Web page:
Exploring Stromness – From Orkney to the Arctic

Stromness emerges from the sea fog as the ferry comes past the guiding light on Graemsay. An old town, it is protected from all but the south-easterly winds by its sheltered position beneath Brinkie’s Brae, tucked behind the mountains of Hoy in the Orkney archipelago.  The town sits along the water’s edge, undulating with the rise and fall of the shoreline, higldy pigldy houses with slips to the water’s edge stretch from Point of Ness to the harbour. The bright red old lifeboat station and the protruding long since used piers bring back memories of the trading and whaling expeditions that left from this harbour are unique to this small town.  

town from sea with hills behind

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The Scrabster to Stromness ferry that runs from the northern tip of mainland Scotland to Stromness is called the Hamnavoe after the first village founded on the shore.   Arriving in Stromness is a relief and the Orcadian attitude and take on life takes over as the cars come off the ferry from Scrabster near Thurso on the Scottish Mainland.  Exploring this small, but history packed town is easy with quiet streets and interesting past.  

Self Guided Walking Tour of Stromness

Stromness has a number of walking tours online to discover but by following the main road through the town and exploring the small lanes and piers you will discover the town and its hidden secrets. To make the most of the town visit early in the day and avoid the arrival of the ferry when traffic can get a bit mad. .

Herring fishing and the Harbour

Stromness has a rich fishing history and even today creels are still used to catch crabs and lobsters.  In the 18th Century a seasonal trade in herring fishing brought hundreds of boats to the harbour.  In the summer months between 300 and 400 boats crammed into the harbour to make the most of the transient shoals of herring.  At the same time the piers became busy with women and girls who would gut the fish ready for curing on the numerous piers of the town.  This also meant that other businesses boomed in the town as all the fishermen and women needed bakers and butchers.  There was also a trade in barrel making for the storage of the fish as well as traditional skills in birch and oak hemped nets and sails.  The atmosphere must have been amazing for those short weeks each year.  The herring (silver darlings) fishing moved on as the shoals were no longer in the seas around the islands, but sadly by 1908 only the herring fishing on Stronsay survived.

Today the harbour is still in use with fishing boats coming and going mixed with dive charter boats heading out into Scapa Flow to dive the remains of the German High Fleet. Looking over the comings and goings of this small port is the statue of Dr John Rae one of the great but mostly forgotten explorers of the 19th Century. This is the easiest place to start a walk around the town. If you are travelling from Stromness to Scrabster then this small harbour will be your last view of the town.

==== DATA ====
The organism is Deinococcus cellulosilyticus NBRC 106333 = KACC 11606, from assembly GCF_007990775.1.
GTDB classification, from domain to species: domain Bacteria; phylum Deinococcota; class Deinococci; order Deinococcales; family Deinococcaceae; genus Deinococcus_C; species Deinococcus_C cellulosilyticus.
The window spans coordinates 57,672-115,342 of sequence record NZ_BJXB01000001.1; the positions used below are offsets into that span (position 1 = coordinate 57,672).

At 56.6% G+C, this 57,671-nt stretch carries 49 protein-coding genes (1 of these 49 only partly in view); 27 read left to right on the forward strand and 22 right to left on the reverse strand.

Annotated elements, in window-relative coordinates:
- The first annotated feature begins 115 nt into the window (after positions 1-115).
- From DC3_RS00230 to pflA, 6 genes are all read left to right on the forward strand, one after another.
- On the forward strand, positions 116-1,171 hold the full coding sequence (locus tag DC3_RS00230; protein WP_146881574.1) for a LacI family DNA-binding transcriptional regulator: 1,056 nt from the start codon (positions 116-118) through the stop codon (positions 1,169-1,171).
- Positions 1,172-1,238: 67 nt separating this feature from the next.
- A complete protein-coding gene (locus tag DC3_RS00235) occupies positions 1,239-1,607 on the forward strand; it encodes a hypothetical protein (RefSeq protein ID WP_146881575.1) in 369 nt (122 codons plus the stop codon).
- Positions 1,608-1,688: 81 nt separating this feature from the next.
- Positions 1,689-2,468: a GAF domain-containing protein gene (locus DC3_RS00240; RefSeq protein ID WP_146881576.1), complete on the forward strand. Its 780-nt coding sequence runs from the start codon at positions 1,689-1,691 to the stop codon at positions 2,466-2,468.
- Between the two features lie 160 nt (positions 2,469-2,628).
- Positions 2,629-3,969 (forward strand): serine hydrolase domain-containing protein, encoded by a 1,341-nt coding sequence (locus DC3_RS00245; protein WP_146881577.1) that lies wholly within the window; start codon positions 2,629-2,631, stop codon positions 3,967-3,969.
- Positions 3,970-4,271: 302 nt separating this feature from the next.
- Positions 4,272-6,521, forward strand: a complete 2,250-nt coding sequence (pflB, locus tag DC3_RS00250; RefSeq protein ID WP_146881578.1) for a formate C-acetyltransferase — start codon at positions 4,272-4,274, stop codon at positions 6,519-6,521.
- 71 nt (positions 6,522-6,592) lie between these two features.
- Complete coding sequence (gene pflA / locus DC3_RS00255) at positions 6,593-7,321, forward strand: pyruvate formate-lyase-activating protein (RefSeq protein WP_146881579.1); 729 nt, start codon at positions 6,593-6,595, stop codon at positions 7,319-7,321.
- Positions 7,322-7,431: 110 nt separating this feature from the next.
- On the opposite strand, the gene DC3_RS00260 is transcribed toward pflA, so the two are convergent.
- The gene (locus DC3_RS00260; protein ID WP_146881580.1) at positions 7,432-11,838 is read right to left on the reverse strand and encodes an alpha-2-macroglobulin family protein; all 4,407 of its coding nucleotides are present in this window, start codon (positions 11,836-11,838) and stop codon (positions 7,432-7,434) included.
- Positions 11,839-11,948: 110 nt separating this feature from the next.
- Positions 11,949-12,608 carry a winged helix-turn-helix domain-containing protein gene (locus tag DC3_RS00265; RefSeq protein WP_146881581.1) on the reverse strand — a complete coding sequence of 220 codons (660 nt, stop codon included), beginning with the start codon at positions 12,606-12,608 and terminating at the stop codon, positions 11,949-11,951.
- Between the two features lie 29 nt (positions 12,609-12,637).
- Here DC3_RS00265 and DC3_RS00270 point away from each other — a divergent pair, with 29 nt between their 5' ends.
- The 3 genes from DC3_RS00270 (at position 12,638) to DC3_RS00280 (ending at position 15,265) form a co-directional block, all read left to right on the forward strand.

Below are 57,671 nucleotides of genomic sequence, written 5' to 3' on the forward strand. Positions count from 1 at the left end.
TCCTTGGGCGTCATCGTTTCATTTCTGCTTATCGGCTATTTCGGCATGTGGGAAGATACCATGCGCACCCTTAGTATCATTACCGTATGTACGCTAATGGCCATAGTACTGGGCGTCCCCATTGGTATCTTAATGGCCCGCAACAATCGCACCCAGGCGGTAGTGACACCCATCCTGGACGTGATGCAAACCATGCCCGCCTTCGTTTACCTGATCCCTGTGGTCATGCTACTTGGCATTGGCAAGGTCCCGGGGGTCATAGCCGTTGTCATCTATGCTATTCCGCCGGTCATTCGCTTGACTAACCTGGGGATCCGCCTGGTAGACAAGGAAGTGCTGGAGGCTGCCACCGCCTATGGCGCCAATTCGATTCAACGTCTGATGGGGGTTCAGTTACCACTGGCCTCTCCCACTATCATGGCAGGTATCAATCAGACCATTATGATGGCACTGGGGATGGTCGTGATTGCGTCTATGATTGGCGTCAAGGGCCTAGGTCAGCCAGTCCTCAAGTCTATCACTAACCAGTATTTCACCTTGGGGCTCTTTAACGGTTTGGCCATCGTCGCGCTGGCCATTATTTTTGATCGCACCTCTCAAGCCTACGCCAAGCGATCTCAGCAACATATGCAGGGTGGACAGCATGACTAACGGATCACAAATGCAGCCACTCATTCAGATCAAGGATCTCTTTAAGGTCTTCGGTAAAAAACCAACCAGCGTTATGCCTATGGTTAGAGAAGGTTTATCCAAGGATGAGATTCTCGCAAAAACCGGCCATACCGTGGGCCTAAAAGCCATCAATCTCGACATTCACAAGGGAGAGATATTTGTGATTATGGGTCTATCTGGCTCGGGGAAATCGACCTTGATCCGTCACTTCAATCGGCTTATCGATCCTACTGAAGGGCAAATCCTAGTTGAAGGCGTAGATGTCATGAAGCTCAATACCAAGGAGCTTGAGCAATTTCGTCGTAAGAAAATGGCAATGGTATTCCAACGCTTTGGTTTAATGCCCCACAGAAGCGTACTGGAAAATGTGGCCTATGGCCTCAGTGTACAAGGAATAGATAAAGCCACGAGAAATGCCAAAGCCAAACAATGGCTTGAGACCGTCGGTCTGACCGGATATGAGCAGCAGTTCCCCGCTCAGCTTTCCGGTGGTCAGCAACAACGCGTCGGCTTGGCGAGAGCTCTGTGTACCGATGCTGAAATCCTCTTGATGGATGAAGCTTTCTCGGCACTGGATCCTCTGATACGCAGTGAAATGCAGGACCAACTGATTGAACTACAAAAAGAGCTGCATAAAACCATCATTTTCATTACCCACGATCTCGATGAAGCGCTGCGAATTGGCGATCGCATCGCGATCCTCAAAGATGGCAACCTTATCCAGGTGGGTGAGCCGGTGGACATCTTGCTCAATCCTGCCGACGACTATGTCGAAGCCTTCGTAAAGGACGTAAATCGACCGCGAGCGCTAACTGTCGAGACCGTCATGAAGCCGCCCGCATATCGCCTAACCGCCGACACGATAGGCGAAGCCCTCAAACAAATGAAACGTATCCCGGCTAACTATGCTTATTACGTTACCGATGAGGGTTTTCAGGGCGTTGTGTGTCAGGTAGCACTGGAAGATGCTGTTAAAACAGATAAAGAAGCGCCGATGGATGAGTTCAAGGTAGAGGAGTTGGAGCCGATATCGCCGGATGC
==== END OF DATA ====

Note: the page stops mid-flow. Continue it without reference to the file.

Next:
Stromness town with blue sea and blue sky from the ferry

War in Stromness – the Stromness hotel

The Stromness Hotel is one of the first buildings that is found after stepping off the ferry.  It is imposing with lots of windows and was key to the protection of the islands during the Second World War.  Scapa Flow is a natural harbour with Stromness being tucked away in the north-west corner.  During the First World War, Scapa Flow was a strategic position for the British fleet as it was a large safe harbour with access to both the Atlantic and the North Sea.  During the Second World War the hotel was the headquarters for the Orkney and Shetland Defences.   The town saw a large influx in inhabitants and many of the houses were used to support and entertain the troops.

Houses and Streets

Wandering along the main road through the town, there are lots of small closes and piers.  The main street is uneven with tightly packed shops and houses, many three stories high.  Every so often there is a glimpse of the sea as a close leads down to a pier, used by the local merchants to trade with the fishing boats and merchants passing through the harbour. Some of these can be explored and still have the cranes and winches in place. 
Many of the houses in Stromness have small windows with thick walls and crow-stepped gables (look at the roof and it has stepped blocks rather than normal straight gables) end-on to the shore to insulate against the harsh and sometime wild environment.  The main street is cobbled with smaller stones in the middle to ensure the horses did not slip when the larger cobbles were wet.  Every corner presents a new little close or set of steps heading inland away from the sea. Look at the names and take time to wander the little lanes, how did the Khyber Pass end up in Stromness?

Hudson Bay Company and Whaling – stromness Museum